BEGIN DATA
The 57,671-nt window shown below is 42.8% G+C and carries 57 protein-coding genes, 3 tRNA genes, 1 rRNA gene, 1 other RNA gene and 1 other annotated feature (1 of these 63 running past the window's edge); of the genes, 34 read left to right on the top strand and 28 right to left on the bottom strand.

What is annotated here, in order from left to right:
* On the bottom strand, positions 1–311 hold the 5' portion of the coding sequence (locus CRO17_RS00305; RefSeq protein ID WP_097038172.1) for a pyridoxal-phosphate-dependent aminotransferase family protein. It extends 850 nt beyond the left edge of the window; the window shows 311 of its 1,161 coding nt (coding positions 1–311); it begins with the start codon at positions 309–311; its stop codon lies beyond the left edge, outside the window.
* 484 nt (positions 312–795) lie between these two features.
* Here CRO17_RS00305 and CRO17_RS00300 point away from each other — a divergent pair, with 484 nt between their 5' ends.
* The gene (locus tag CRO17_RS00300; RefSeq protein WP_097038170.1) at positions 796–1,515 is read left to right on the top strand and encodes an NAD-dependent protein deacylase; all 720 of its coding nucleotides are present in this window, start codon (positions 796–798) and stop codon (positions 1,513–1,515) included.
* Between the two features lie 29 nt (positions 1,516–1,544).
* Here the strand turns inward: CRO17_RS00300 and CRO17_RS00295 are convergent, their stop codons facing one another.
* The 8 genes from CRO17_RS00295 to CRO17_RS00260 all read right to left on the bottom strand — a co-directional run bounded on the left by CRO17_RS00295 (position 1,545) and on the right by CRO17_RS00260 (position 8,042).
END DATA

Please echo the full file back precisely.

The 57,671-nt window shown below is 42.8% G+C and carries 57 protein-coding genes, 3 tRNA genes, 1 rRNA gene, 1 other RNA gene and 1 other annotated feature (1 of these 63 running past the window's edge); of the genes, 34 read left to right on the top strand and 28 right to left on the bottom strand.

What is annotated here, in order from left to right:
* On the bottom strand, positions 1–311 hold the 5' portion of the coding sequence (locus CRO17_RS00305; RefSeq protein ID WP_097038172.1) for a pyridoxal-phosphate-dependent aminotransferase family protein. It extends 850 nt beyond the left edge of the window; the window shows 311 of its 1,161 coding nt (coding positions 1–311); it begins with the start codon at positions 309–311; its stop codon lies beyond the left edge, outside the window.
* 484 nt (positions 312–795) lie between these two features.
* Here CRO17_RS00305 and CRO17_RS00300 point away from each other — a divergent pair, with 484 nt between their 5' ends.
* The gene (locus tag CRO17_RS00300; RefSeq protein WP_097038170.1) at positions 796–1,515 is read left to right on the top strand and encodes an NAD-dependent protein deacylase; all 720 of its coding nucleotides are present in this window, start codon (positions 796–798) and stop codon (positions 1,513–1,515) included.
* Between the two features lie 29 nt (positions 1,516–1,544).
* Here the strand turns inward: CRO17_RS00300 and CRO17_RS00295 are convergent, their stop codons facing one another.
* The 8 genes from CRO17_RS00295 to CRO17_RS00260 all read right to left on the bottom strand — a co-directional run bounded on the left by CRO17_RS00295 (position 1,545) and on the right by CRO17_RS00260 (position 8,042).